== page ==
The Daily Tar Heel switched to Drupal, Sara Gregory says, because is more compatible with paper’s existing structure, size and content. She’s making online publication simpler by eliminating copy editors and desk editors from the process. Now only one desk level and one management editor read each online story before publication. Thanks to the redesign, readers can now subscribe to two different newsletters (regular and breaking news) and choose from numerous RSS feed options. The paper’s staff also added a new Community Manager position that is responsible for both of the paper’s regular and breaking news Twitter accounts as well as its Facebook account. Gregory’s upcoming projects include incorporating major linking within stories.

Will Davis made the transition to WordPress MU because he wanted The Maine Campus to have a variety of plug-ins and the potential to build a blog community. He set up custom-user permissions so writers post drafts to the Web site as well as a plug-in that emails staff when a draft is posted, cutting down the workflow to just two steps. The site also has a RSS feed for the entire site and newsletter for subscribers. Davis is in the works of launching “Campus Currents,” a user-generated wiki-based community site, and a user-generated restaurant guide. He hopes to integrate more multimedia production and interactivity online in the near future.

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Designing a New dailytarheel.com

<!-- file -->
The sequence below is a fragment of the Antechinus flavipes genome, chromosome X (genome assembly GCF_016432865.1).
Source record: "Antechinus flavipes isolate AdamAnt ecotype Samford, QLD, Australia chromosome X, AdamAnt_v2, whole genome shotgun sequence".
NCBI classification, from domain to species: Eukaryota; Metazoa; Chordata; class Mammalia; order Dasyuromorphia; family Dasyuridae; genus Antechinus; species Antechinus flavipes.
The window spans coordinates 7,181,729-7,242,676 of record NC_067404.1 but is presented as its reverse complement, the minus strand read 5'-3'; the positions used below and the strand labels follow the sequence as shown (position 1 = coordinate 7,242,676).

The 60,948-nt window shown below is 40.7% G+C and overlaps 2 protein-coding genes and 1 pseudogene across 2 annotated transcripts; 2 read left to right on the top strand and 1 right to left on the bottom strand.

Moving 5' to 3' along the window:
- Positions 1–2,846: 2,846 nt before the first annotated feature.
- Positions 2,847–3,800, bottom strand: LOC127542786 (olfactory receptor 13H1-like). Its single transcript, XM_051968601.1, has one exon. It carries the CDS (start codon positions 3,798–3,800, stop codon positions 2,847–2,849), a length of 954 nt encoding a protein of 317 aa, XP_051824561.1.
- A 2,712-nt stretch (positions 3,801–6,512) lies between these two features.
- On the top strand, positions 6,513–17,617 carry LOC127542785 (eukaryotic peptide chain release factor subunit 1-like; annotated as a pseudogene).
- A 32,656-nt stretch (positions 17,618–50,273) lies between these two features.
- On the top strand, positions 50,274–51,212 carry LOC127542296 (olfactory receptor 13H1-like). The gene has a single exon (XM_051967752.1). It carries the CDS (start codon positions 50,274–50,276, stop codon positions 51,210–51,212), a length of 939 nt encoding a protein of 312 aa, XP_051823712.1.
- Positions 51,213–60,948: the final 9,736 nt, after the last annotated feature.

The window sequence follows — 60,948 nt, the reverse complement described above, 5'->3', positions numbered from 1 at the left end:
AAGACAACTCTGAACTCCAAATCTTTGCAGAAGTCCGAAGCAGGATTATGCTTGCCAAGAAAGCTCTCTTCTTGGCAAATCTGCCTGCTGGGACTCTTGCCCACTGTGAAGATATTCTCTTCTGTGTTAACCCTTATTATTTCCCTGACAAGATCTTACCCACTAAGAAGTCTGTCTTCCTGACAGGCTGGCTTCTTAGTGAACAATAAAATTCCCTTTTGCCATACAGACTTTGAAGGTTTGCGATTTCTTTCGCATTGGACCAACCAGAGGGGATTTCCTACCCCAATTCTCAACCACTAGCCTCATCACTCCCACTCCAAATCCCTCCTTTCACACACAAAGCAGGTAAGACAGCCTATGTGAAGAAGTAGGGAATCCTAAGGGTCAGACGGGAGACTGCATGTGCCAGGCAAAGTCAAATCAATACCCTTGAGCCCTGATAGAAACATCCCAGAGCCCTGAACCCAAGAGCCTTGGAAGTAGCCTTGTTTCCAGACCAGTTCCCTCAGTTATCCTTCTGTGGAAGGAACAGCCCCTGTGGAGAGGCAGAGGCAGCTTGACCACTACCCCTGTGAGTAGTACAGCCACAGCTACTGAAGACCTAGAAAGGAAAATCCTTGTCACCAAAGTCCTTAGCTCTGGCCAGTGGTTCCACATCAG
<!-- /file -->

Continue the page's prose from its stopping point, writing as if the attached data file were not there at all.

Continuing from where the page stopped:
Andrew Dunn and Sara Gregory have posted a draft design for the new Daily Tar Heel Drupal website being designed by Stunt3 and welcome feedback from the community. If I were redesigning a website right now for a student news organization, I’d use the opportunity to try something even more radical. What if the Daily Tar Heel were to take design cues from Facebook and use the homepage to show me a stream of the website activity based on who was in my social graph? That’s the type of experimentation I’d personally like to see.

Later: Sara informs me that Switchback is also helping with the website design.

This Week in CoPress: College Newspapers and the Switch to Drupal

Hosts: Greg Linch and Emily Kostic

Guests: Steve Contorno, former editor in chief of the University of Illinois’s The Daily Illini and Zach Valentire, the Webmaster of the Minnesota Daily. Dreier Carr, the photo editor of The Technician at North Carolina State.

Summary: Greg and Emily discuss the power of Drupal and the creation of The Daily Illini‘s own CMS on Drupal with Contorno. The former Editor in Chief continues the conversation by passing on tips to college publications considering Drupal. Valentire and Carr discuss the popularity of Drupal and how it’s no longer something you can ignore. The three editors analyze how the switch can be made, how Drupal can be incorporated into your college newspaper’s workflow, and each of their staffs’ responses to the switch.

Related blog post: A Brand New Drupally Daily Illini